The Need for a Just Transition
Taking action on climate change will create many new jobs. But high emitting industries will decline, with the associated loss of regional jobs and economic activity. This is entirely predictable and it is critical that government acts to support workers and communities impacted by the energy transition.
At a minimum Australia needs a Just Transition Authority or Energy Transition Authority to undertake planning, invest in re-skilling, retraining and redeploying workers, and invest in diversifying the economies of impacted communities. Germany has managed to phase out its hard coal mines without a single forced redundancy as a result of significant government planning, investment and institutional support over a period of 2 decades.
Clearly Australia’s energy transition is going to have the greatest impact on the workers, family members and communities that are employed in or are host to Australia’s remaining 18 coal-fired power stations. While the Morrison Government has consistently decried the loss of coal industry jobs it has done nothing to support these communities affected by the energy transition.
Key elements necessary for the orderly closure of power stations and a just transition for workers and the community include:
• A commitment to no forced redundancies by the power station’s operators. Ideally this is coupled with a pooled voluntary redundancy scheme with nearby generators, where older workers at non-closing power stations can nominate for voluntary redundancy and make way for younger workers from the closing power station. A limited pooled redundancy scheme was funded for Hazelwood’s closure though it significantly underachieved its target of redeploying 150 workers.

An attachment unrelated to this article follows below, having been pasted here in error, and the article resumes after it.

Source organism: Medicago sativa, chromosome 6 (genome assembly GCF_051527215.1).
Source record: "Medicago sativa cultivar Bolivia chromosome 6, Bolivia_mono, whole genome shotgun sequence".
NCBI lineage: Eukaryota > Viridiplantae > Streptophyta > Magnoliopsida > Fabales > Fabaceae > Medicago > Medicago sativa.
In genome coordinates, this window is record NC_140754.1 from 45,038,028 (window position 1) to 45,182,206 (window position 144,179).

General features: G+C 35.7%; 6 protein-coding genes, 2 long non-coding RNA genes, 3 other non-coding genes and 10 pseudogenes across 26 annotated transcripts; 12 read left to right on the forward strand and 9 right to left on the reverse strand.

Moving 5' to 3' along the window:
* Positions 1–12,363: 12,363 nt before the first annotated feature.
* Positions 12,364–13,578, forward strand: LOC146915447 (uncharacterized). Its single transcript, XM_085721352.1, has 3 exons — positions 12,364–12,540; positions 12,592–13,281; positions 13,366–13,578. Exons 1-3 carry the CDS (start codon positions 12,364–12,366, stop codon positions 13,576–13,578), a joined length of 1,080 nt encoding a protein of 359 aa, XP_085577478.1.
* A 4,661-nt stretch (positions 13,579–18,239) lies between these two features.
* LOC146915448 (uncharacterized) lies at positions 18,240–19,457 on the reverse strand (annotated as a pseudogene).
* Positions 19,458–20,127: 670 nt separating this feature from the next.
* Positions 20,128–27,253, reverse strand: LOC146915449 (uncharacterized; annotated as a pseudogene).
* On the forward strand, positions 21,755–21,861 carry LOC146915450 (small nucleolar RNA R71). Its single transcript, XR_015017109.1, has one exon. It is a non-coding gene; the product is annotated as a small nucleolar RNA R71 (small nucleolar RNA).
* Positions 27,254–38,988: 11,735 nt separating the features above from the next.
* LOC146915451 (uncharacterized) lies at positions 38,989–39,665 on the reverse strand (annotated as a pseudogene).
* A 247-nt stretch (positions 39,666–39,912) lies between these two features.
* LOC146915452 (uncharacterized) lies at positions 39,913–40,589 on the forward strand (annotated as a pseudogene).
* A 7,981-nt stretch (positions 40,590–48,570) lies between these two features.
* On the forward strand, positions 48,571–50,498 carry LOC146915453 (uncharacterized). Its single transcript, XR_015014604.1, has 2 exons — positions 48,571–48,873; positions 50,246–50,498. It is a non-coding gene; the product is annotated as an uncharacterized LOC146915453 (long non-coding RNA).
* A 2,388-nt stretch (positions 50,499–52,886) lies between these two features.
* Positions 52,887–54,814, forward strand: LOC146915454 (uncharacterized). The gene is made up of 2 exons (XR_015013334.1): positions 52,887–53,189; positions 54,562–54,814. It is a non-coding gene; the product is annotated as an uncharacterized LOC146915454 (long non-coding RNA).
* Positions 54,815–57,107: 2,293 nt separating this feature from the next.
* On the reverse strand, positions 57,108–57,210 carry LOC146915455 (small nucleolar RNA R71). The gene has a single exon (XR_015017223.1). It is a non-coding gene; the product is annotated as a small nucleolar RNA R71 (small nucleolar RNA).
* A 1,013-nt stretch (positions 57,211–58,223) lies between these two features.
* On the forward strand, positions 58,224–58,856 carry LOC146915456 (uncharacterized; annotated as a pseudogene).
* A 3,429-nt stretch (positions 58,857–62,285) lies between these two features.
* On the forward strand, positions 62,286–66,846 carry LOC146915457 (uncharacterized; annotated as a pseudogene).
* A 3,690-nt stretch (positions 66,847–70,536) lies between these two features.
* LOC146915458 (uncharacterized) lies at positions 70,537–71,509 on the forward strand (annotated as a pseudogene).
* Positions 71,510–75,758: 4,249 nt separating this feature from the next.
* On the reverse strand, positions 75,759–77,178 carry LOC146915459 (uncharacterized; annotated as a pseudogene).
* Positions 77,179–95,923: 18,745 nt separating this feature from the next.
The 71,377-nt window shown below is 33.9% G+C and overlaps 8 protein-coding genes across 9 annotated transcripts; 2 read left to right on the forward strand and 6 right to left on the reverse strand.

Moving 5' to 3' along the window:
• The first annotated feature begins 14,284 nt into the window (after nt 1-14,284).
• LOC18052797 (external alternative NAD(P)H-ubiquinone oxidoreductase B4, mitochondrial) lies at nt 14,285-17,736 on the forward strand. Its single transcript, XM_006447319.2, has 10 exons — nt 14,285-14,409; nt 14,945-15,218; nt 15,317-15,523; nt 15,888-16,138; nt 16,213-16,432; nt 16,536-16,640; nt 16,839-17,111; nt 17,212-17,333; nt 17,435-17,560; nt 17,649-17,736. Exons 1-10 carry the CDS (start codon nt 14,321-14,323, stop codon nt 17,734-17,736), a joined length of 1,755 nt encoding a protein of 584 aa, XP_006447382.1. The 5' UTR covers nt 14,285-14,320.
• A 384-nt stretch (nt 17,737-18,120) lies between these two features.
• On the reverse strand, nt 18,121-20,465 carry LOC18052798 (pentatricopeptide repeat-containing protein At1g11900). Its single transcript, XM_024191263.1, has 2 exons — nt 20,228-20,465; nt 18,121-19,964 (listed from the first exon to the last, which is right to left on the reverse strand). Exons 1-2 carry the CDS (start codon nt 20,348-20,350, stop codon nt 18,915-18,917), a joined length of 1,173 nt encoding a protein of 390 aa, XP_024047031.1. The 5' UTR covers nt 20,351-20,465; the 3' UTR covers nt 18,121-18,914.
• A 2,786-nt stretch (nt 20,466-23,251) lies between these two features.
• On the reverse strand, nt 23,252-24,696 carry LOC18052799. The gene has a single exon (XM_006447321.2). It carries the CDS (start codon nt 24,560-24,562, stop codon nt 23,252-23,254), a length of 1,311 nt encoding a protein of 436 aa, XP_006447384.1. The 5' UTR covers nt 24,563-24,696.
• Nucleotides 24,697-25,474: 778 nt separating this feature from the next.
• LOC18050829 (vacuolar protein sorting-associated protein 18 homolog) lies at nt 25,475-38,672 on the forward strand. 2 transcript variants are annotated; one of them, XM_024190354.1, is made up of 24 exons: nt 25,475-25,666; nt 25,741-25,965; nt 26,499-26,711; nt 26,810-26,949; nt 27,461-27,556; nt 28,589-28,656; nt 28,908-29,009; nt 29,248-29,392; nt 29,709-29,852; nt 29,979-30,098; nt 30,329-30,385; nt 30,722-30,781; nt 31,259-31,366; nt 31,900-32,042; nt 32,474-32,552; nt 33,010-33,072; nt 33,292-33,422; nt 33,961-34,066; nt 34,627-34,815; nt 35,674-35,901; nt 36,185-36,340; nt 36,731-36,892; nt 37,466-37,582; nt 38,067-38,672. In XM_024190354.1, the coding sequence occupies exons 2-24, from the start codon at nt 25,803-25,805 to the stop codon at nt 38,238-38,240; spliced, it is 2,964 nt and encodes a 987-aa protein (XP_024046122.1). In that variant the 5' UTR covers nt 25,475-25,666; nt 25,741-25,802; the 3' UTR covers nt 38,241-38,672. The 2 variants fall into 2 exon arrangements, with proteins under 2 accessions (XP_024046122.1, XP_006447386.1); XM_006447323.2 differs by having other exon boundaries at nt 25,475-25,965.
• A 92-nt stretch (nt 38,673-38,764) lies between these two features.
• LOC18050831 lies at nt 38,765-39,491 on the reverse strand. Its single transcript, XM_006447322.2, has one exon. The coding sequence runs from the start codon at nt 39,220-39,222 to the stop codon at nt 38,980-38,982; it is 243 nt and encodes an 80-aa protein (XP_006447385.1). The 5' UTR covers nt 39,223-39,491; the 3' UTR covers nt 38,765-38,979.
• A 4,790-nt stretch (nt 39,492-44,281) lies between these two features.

• Lengthy and enforceable notice periods announcing future intention to close, for example AGL’s 5 years notice at Liddell, which provides lead time to build replacement generation and plan orderly closure and redeployment and training of the workforce.
• Comprehensive and funded mine and power station site rehabilitation plans which can provide a significant source of employment. The rehabilitation of Hazelwood mine for instance is expected to take a decade and is employing around 200 contractors.
• Funding and support to retrain power station workers
• Funding and support to diversify the regional economies of coal regions, through public investments in new infrastructure, education facilities, relocation of government services, training programs and industry development policy.
• Value the work of female-dominated industries. Many emissions intensive industries are male-dominated. Therefore, fossil fuel economy workers are often the primary or sole income-earner in their household. Better valuing the work of workers in female-dominated industries through higher wages and better conditions would reduce the impact of fossil-fuel plant closures on households and communities.
Read the ACTU’s policy paper on Just Transitions here: https://www.actu.org.au/our-work/policy-issues/actu-policy-discussion-paper-a-just-transition-for-coal-fired-electricity-sector-workers-and-communities
As well as looking after workers and communities in industries that are changing, we need to ensure that new low emissions industries are creating decent jobs with good conditions. Australian unions are working to improve employment conditions in the renewable energy industry which now employs over 27,000 Australians. If you’ve got either a good news story, or a bad news story about a renewable energy workplace let us know by sending your story to firstname.lastname@example.org
Workers at the Vestas renewable energy hub at the old Ford factory in Geelong. The hub, part of the Victorian state government’s energy transition strategy, employed many workers from a nearby factory that closed, providing these workers with a clean energy lifeline.